You walk out for the second half. The Macc fans are even more ecstatic than at the kick off because they secretly expected to be three or four goals down by now. You sense the Chelsea fans are audibly nervous. The match goes on, you hold the Chelsea barrage for the first ten minutes, then there’s a terrible challenge by John Obi Mikkel on Danno, your striker. It’s red, Mikkel is off – but so is Danno, on a stretcher. The coach sends on a midfielder, and signals for you to move up front. Lot’s more running around. The game goes on, Chelsea are still carving the better chance, but against ten men, it’s definitely easier.

You’re starting to feel really tired now – only a few minutes to go. Please God, don’t let it go to extra time, you don’t feel you could even play another minute, let alone another thirty. Your calves ache, and there’s an ache in your chest too. You’re sure it’s just the normal grumblings of your body at the end of a game. The fourth official holds up the board – only three minutes added time.

Then it happens – seemingly in slow motion. You’re just drifting around the halfway line watching another Chelsea attack. The skipper tackles Wright-Phillips and wins the ball, he looks up and sees you between John Terry and Riccardo Carvalho. You’ve played together since you were kids, and know what’s going to come. The hoof upfield is perfect and you get the jump on the two international defenders. You’re onto it and for once in your life the first touch is perfect. The Spaniard is left in your wake but you can hear JT’s breathing right behind you – even above the roar of the crowd. As you approach the box Cech is coming out – his angles are perfect. There’s a desperate lunge from John Terry but you ride the tackle with ease. Now there’s just the best goalkeeper in the world to beat. You go to lob, and Cech reacts. You may not be Ronaldo, but you have fooled him with a dummy, and a quick one two and you are round him. You see the open goal there, and you pull the trigger. But there’s something wrong. The crowd are in another country they seem so far away. The noise of Wembley is as remote as Alpha Centauri. But the blackness is real.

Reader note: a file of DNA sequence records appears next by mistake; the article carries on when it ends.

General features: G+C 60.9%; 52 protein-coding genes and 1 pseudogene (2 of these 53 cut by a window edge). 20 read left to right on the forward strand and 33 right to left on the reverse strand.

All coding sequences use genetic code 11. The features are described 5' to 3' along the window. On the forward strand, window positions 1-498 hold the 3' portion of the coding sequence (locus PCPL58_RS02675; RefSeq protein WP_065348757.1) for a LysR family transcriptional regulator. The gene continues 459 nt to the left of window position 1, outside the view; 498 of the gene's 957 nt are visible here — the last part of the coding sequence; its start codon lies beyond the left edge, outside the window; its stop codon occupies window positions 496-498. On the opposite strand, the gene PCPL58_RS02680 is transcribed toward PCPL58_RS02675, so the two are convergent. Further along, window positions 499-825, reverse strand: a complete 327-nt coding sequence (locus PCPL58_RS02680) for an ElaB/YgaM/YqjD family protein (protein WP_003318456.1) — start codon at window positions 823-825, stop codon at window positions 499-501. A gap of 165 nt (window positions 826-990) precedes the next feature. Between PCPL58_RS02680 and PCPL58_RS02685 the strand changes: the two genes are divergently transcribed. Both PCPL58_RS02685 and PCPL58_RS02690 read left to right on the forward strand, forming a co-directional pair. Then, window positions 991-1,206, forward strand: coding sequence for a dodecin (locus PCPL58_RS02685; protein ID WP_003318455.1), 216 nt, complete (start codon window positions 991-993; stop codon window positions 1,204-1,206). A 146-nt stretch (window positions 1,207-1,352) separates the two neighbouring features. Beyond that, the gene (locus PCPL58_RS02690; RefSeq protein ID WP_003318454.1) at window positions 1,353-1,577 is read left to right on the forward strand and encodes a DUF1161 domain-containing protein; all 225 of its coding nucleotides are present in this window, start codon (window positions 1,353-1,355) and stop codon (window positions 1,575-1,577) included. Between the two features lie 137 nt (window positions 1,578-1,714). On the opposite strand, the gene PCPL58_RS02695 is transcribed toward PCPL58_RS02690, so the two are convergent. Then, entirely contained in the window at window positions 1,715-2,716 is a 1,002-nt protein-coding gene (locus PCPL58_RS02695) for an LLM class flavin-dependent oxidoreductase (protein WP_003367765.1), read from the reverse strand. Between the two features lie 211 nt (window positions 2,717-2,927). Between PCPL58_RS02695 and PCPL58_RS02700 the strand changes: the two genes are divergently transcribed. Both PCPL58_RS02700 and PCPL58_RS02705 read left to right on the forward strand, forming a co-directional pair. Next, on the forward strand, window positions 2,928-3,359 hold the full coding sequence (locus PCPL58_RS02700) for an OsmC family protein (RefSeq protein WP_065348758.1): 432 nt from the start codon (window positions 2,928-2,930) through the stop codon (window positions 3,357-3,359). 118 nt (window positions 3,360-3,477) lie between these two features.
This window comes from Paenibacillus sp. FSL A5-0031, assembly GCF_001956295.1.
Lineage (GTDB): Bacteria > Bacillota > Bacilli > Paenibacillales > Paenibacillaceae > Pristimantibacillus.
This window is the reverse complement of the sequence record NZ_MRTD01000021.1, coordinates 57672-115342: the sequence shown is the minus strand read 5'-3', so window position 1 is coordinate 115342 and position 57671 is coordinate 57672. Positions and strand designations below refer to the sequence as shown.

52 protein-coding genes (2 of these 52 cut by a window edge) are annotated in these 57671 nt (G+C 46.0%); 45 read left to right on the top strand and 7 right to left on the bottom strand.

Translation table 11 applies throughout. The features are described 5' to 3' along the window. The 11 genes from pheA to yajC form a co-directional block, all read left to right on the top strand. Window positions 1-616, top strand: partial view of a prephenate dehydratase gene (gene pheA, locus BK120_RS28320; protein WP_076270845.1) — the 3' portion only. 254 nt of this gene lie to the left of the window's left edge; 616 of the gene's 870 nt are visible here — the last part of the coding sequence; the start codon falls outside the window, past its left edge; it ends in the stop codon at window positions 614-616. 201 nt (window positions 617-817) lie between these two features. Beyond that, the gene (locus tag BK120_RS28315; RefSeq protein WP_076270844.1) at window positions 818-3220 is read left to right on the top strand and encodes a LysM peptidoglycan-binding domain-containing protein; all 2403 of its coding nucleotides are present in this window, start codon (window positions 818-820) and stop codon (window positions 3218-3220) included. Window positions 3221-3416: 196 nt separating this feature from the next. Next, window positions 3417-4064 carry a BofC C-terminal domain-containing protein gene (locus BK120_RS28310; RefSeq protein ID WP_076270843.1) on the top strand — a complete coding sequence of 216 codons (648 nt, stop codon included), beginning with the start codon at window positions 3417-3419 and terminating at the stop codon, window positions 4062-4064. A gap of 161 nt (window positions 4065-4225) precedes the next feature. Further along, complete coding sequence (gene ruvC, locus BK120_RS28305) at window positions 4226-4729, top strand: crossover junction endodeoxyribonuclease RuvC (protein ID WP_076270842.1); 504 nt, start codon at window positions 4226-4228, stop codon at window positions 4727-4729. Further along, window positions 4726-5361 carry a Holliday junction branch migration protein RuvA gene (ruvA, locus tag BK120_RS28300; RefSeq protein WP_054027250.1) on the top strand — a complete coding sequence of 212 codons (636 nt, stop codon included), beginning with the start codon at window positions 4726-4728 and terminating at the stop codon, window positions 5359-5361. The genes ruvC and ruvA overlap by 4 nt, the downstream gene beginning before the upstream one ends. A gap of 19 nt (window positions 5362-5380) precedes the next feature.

You never get to see the headlines the next day, and the story of how a man whose last living action was to nudge the ball over the line. A man who had gambled and won - and lost at the same time.






© Ken Orford, 2008